I recently came across the ‘Sutherland Cranial College of Osteopathy’.
Sutherland Cranial College of Osteopathy?
I know what osteopathy is but what exactly is a ‘cranial college’?
Perhaps they mean ‘Sutherland College of Cranial Osteopathy’?
Anyway, they explain on their website that:
Cranial Osteopathy uses the same osteopathic principles that were described by Andrew Taylor Still, the founder of Osteopathy. Cranial osteopaths develop a very highly developed sense of palpation that enables them to feel subtle movements and imbalances in body tissues and to very gently support the body to release and re-balance itself. Treatment is so gentle that often patients are quite unaware that anything is happening. But the results of this subtle treatment can be dramatic, and it can benefit whole body health.
I am sure you are now keen to become an expert in cranial osteopathy. The good news is that the college offers a course where this can be achieved in just 2 days! Here are the details:
This will be a spacious exploration of the nervous system. Neurological dysfunction and conditions feature greatly in our clinical work and this is especially the case in paediatric practice. The focus of this course is how to approach the nervous system in a fundamental way with reference to both current and historical ideas of neurological function. The following areas will be considered:
- Attaining stillness and grounding during palpation of the nervous system. It is within stillness that potency resides and when the treatment happens. The placement of attention.
- The pineal and its relationship to the tent, the pineal shift.
- The relations of the clivus and the central importance of the SBS, How do we assess and treat compression?
- The electromagnetic field and potency.
- The suspension of the cord within the spinal canal, the cervical and lumbar expansions.
- Listening posts for the central autonomic network.
Hawkwood College accommodation
Please be aware that accommodation at Hawkwood will be in shared rooms (single sex). Some single rooms are available on a first-come-first-served basis and will carry a supplement. Requesting a single room is not a guarantee that one will be provided.
£390.00 – £490.00
29 – 30 APRIL 2023 STROUD, UK
This will be a spacious exploration of the nervous system. Neurological dysfunction and conditions feature greatly in our clinical work and this is especially the case in pediatric practice.
You see, not even expensive!
Go for it!!!
Oh, I see, you want to know what evidence there is that cranial osteopathy does more good than harm?
Right! Here is what I wrote in my recent book about it:
Craniosacral therapy (or craniosacral osteopathy) is a manual treatment developed by the US osteopath William Sutherland (1873–1953) and further refined by the US osteopath John Upledger (1932–2012) in the 1970s. The treatment consists of gentle touch and palpation of the synarthrodial joints of the skull and sacrum. Practitioners believe that these joints allow enough movement to regulate the pulsation of the cerebrospinal fluid which, in turn, improves what they call ‘primary respiration’. The notion of ‘primary respiration’ is based on the following 5 assumptions:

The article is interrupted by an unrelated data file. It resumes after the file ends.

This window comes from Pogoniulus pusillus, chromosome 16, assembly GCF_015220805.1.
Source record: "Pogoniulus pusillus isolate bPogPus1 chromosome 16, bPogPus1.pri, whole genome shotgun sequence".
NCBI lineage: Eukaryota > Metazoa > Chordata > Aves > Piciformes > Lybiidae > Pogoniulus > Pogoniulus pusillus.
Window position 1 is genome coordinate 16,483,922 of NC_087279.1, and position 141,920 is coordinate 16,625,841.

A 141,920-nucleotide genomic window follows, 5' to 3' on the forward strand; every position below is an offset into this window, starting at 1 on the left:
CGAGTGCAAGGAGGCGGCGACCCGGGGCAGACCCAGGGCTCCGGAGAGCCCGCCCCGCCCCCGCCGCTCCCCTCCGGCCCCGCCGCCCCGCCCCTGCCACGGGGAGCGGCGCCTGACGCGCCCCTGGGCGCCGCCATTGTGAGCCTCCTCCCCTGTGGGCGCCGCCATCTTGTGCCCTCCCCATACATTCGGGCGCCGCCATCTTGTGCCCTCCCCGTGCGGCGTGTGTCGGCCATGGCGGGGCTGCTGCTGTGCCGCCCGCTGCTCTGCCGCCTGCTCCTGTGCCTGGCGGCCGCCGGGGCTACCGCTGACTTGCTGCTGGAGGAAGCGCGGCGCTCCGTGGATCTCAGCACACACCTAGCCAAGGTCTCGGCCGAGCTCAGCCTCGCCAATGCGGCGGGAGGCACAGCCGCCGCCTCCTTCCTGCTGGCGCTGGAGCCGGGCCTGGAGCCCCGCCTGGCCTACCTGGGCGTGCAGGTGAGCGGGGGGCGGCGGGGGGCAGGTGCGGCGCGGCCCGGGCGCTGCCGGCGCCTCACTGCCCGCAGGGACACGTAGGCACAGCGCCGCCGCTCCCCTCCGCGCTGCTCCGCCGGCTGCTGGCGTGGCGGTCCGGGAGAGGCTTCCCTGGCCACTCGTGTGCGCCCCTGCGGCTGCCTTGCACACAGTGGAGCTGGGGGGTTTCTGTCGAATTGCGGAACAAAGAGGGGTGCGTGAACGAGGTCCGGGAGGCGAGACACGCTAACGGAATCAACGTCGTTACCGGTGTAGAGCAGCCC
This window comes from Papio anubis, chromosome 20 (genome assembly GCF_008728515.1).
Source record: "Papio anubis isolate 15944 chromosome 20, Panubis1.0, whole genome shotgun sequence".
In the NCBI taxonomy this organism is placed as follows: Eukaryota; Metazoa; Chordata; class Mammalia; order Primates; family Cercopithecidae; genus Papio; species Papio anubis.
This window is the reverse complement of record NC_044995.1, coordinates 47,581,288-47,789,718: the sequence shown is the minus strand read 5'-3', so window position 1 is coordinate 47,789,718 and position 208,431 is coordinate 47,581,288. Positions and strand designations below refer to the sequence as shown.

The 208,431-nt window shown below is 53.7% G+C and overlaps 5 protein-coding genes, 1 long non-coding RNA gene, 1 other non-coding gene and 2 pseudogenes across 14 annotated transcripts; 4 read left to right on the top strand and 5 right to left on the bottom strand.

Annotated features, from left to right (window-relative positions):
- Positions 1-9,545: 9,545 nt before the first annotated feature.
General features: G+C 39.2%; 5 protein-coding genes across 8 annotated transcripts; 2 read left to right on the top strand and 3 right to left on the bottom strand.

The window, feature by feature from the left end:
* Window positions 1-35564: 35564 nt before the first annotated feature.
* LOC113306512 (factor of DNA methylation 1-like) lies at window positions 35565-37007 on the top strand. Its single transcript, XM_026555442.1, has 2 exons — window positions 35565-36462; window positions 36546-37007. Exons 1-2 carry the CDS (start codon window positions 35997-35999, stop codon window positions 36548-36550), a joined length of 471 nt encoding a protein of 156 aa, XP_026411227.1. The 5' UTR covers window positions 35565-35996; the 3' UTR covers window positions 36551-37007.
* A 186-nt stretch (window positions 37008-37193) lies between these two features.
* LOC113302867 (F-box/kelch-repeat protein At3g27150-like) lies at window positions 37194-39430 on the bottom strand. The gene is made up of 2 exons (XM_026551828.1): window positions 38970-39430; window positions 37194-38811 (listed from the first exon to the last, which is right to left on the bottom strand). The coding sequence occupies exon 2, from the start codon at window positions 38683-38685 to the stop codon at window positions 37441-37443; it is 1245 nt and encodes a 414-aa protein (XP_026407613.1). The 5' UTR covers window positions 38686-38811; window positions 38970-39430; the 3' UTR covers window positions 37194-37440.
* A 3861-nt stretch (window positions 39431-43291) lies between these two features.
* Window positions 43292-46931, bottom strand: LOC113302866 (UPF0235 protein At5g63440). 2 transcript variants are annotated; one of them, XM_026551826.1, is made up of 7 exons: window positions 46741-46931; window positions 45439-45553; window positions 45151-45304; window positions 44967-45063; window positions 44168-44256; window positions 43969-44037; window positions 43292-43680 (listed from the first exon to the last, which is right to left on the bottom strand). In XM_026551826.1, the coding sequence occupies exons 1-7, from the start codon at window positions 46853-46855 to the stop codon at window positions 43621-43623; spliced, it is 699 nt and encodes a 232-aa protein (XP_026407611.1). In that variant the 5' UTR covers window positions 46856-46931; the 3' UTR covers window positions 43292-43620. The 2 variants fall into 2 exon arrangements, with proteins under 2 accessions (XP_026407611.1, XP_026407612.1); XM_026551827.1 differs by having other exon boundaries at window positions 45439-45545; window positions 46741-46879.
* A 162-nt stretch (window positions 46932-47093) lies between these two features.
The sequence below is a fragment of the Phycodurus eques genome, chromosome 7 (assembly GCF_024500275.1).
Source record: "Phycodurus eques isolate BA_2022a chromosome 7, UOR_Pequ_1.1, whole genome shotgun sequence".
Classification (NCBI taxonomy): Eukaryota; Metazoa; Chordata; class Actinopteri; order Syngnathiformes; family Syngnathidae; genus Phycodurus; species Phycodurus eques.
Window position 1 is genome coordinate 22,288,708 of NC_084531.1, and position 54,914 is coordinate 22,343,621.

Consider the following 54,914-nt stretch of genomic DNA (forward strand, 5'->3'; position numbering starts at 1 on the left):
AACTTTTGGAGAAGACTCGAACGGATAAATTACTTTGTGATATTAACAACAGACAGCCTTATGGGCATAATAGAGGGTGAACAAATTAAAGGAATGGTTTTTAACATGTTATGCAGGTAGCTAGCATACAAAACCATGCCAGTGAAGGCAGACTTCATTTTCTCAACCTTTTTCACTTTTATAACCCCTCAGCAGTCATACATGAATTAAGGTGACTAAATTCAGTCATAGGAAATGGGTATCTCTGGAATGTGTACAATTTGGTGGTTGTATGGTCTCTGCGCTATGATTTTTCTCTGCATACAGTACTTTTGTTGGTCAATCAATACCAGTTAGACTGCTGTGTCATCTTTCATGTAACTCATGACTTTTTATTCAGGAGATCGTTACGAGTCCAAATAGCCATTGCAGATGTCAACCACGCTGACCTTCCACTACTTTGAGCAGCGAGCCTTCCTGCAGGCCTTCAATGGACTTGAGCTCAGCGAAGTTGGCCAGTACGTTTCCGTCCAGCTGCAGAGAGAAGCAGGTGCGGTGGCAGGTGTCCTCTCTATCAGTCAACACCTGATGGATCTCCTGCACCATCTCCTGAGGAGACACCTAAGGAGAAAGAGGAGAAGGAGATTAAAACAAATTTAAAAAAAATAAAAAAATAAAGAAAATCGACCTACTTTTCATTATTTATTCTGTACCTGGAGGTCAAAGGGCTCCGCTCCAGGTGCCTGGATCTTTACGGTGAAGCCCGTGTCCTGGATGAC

- inherent motility of the central nervous system
- fluctuation of the cerebrospinal fluid
- mobility of the intracranial and intraspinal dural membranes
- mobility of the cranial bones
- involuntary motion of the sacral bones.
A further assumption is that palpation of the cranium can detect a rhythmic movement of the cranial bones. Gentle pressure is used by the therapist to manipulate the cranial bones to achieve a therapeutic result. The degree of mobility and compliance of the cranial bones is minimal, and therefore, most of these assumptions lack plausibility.
The therapeutic claims made for craniosacral therapy are not supported by sound evidence. A systematic review of all 6 trials of craniosacral therapy concluded that “the notion that CST is associated with more than non‐specific effects is not based on evidence from rigorous RCTs.” Some studies seem to indicate otherwise, but they are of lamentable methodological quality and thus not reliable.
Being such a gentle treatment, craniosacral therapy is particularly popular for infants. But here too, the evidence fails to show effectiveness. A study concluded that “healthy preterm infants undergoing an intervention with craniosacral therapy showed no significant changes in general movements compared to preterm infants without intervention.”
The costs for craniosacral therapy are usually modest but, if the treatment is employed regularly, they can be substantial.
As the college states “often patients are quite unaware that anything is happening”. Is it because nothing is happening? According to the evidence, the answer is YES.
So, on second thought, maybe you give the above course a miss?